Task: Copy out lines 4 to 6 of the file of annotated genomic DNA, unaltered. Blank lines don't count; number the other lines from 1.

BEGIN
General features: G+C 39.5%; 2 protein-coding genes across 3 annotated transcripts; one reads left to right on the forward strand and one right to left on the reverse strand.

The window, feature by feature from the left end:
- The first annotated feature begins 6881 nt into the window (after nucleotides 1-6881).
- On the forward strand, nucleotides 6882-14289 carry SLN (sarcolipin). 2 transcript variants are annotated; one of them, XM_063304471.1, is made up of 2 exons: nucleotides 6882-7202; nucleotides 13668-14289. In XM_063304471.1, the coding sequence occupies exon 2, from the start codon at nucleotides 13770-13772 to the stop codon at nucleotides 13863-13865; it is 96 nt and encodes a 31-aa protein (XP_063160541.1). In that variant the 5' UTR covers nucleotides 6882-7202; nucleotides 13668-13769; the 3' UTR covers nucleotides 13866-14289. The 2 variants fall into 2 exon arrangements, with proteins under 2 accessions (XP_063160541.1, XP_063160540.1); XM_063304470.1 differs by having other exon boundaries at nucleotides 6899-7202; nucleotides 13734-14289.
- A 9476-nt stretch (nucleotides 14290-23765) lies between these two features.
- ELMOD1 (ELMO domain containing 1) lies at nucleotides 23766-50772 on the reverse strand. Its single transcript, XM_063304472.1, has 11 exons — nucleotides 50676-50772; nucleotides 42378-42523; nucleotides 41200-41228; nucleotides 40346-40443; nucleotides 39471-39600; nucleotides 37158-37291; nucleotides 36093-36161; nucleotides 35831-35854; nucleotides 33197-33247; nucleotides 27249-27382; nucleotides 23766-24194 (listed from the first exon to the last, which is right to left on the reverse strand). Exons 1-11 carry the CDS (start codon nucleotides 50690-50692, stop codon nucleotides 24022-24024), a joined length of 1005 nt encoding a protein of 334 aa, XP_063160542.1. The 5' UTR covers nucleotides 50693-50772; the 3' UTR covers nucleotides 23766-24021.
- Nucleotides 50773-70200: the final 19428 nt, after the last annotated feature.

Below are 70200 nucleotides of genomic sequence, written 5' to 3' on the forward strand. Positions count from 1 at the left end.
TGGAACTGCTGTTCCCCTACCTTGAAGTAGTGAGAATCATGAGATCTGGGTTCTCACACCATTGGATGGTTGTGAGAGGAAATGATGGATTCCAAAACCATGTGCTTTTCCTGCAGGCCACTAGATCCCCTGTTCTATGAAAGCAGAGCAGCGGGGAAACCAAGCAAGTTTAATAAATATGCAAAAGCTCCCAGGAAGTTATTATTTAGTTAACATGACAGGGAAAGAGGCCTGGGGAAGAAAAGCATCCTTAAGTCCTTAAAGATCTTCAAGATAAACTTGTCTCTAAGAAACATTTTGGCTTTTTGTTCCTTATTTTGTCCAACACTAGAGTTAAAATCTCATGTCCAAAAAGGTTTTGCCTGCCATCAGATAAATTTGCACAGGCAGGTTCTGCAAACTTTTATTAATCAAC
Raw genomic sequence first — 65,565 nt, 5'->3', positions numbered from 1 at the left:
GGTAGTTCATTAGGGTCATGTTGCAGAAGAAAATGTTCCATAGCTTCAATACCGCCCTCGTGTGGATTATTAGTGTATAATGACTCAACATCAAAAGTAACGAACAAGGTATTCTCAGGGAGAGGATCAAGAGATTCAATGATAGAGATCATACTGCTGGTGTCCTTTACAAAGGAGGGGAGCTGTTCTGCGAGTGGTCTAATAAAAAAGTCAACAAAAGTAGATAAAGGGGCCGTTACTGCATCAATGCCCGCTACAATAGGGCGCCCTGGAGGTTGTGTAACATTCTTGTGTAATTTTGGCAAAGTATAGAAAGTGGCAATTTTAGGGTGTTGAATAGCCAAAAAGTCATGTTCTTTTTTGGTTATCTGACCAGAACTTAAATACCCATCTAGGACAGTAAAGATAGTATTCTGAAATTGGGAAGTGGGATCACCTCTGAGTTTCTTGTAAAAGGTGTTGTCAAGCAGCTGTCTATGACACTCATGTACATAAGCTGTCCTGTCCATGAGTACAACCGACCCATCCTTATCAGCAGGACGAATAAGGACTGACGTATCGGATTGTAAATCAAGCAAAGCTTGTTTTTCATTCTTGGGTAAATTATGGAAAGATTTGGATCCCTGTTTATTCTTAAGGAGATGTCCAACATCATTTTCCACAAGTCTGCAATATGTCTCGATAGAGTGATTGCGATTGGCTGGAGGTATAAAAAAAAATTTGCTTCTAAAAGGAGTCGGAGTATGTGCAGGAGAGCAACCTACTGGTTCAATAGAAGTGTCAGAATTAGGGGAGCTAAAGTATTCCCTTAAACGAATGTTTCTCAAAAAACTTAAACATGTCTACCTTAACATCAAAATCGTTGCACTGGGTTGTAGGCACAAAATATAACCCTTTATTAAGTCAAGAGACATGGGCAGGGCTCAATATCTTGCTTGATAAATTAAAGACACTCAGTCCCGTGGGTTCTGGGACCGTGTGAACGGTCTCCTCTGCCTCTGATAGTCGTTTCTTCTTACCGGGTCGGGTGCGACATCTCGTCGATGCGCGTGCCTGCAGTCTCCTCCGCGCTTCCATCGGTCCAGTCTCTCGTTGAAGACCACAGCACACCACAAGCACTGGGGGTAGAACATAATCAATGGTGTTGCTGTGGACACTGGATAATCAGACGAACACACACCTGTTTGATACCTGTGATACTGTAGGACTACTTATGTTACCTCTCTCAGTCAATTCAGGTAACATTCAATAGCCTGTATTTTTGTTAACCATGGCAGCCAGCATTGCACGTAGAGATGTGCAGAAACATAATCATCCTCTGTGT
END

- On the forward strand, nucleotides 6882-14289 carry SLN (sarcolipin). 2 transcript variants are annotated; one of them, XM_063304471.1, is made up of 2 exons: nucleotides 6882-7202; nucleotides 13668-14289. In XM_063304471.1, the coding sequence occupies exon 2, from the start codon at nucleotides 13770-13772 to the stop codon at nucleotides 13863-13865; it is 96 nt and encodes a 31-aa protein (XP_063160541.1). In that variant the 5' UTR covers nucleotides 6882-7202; nucleotides 13668-13769; the 3' UTR covers nucleotides 13866-14289. The 2 variants fall into 2 exon arrangements, with proteins under 2 accessions (XP_063160541.1, XP_063160540.1); XM_063304470.1 differs by having other exon boundaries at nucleotides 6899-7202; nucleotides 13734-14289.
- A 9476-nt stretch (nucleotides 14290-23765) lies between these two features.
- ELMOD1 (ELMO domain containing 1) lies at nucleotides 23766-50772 on the reverse strand. Its single transcript, XM_063304472.1, has 11 exons — nucleotides 50676-50772; nucleotides 42378-42523; nucleotides 41200-41228; nucleotides 40346-40443; nucleotides 39471-39600; nucleotides 37158-37291; nucleotides 36093-36161; nucleotides 35831-35854; nucleotides 33197-33247; nucleotides 27249-27382; nucleotides 23766-24194 (listed from the first exon to the last, which is right to left on the reverse strand). Exons 1-11 carry the CDS (start codon nucleotides 50690-50692, stop codon nucleotides 24022-24024), a joined length of 1005 nt encoding a protein of 334 aa, XP_063160542.1. The 5' UTR covers nucleotides 50693-50772; the 3' UTR covers nucleotides 23766-24021.